5)      A subsequent kXR_auth request may revert the login into a normal user login should XRootD find that the authenticated user cannot assume the role of administrator.

6)      Sending a kXR_login request on a previously authenticated connection destroys the authentication context; requiring that the connection be re-authenticated.

7)      The sessid is used in kXR_bind and kXR_endsess requests.

8)      When the client indicates kXR_lclfile along with kXR_fullurl then the client should accept redirects to a local file the via file:// protocol indicator.

9)      The kXR_redirflags should be only used in conjunction with the kXR_redirect server response.

10)  Opaque information should be treated as truly opaque. The client should not inspect nor modify opaque information in any way.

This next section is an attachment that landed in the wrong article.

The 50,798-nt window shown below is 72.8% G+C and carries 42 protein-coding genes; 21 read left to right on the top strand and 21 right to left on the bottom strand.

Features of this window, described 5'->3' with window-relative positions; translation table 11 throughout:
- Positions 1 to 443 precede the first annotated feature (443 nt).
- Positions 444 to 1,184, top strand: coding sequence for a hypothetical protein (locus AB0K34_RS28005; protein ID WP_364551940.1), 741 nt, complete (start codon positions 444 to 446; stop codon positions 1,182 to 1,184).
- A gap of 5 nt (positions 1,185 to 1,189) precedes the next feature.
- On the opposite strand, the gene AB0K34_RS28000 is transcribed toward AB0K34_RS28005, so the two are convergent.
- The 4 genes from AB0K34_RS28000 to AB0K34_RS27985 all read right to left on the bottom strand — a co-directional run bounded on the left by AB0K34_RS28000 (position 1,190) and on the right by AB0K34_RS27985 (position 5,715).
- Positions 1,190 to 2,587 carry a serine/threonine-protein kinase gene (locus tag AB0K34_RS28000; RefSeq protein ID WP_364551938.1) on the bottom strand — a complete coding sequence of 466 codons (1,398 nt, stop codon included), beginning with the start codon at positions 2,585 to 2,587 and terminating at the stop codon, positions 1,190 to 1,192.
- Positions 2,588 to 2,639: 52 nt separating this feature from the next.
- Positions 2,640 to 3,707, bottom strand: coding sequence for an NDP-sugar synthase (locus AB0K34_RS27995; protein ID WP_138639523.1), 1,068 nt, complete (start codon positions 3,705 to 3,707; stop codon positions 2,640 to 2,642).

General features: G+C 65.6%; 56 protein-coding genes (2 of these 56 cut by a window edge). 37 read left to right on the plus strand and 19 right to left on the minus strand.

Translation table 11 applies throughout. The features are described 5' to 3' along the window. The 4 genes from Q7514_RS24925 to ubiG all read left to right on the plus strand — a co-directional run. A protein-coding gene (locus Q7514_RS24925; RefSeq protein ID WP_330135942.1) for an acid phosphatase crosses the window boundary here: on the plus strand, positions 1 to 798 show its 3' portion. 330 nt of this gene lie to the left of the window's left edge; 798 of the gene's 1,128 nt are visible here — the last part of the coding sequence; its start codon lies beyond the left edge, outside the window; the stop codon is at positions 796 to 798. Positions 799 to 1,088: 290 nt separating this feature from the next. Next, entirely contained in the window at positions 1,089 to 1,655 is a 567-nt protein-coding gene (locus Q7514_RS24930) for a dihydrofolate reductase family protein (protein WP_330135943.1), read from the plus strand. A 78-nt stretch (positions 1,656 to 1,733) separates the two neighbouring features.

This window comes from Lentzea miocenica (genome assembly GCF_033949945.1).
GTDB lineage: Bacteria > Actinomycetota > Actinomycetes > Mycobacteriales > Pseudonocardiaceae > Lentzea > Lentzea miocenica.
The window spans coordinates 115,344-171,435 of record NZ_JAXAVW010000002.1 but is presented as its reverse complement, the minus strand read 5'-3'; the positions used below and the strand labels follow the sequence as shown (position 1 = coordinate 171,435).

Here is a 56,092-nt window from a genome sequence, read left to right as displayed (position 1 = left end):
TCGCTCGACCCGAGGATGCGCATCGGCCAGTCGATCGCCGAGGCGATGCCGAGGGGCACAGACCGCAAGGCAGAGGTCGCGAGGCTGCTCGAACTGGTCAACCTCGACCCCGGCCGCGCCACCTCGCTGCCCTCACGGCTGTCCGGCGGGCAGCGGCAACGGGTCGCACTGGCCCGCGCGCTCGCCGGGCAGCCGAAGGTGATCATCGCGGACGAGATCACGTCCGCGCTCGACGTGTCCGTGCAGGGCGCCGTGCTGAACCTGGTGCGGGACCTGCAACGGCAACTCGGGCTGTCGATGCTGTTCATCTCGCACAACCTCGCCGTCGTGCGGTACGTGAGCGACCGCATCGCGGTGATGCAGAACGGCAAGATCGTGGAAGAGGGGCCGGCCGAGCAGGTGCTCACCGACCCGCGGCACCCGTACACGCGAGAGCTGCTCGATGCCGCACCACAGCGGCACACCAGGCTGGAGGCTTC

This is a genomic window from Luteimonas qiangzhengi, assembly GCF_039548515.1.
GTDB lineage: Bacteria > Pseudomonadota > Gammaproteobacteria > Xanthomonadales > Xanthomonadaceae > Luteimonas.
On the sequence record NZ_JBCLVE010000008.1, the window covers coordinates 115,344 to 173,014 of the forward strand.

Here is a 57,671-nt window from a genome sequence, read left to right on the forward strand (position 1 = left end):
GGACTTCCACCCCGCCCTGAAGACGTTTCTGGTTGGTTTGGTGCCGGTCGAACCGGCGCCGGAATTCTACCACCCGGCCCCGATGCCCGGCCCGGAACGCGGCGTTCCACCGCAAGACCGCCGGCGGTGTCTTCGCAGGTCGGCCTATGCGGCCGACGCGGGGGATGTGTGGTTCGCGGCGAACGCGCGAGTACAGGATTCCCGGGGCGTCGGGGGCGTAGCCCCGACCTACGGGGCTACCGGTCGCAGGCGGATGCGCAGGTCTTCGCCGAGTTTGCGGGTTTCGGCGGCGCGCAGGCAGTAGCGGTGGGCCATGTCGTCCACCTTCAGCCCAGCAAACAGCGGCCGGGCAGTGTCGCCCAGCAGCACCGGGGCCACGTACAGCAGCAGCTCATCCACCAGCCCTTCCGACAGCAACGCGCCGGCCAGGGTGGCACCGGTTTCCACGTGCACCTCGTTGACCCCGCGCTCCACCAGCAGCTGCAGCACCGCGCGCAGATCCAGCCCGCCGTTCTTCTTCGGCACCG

Binary Definitions

 

Request

Modifiers

Value

Explanation

kXR_login

 

3007

Perform server login

 

ability

 

 

 

kXR_fullurl

0x01

Accepts full URL redirect

 

kXR_hasipv64

0x08

IPv4 and IPv6 capable

 

kXR_multipr

0x03

Accepts non-root protocol redirects

 

kXR_nothing

0x00

No special abilities

 

kXR_onlyprv4

0x10

Only accepts private IPv4 addresses

 

kXR_onlyprv6

0x20

Only accepts private IPv6 addresses

 

kXR_lclfile

0x40

Supports local file access.

 

kXR_redirflags

0x80

Supports kXR_redirect flags.

 

capver

 

 

 

kXR_asyncap

0x80

Supports asynchronous responses

 

kXR_vermask

0x3f

Mask to isolate kXR_vernnn

 

kXR_ver000

0x00

Predates 2005 protocol

 

kXR_ver001

0x01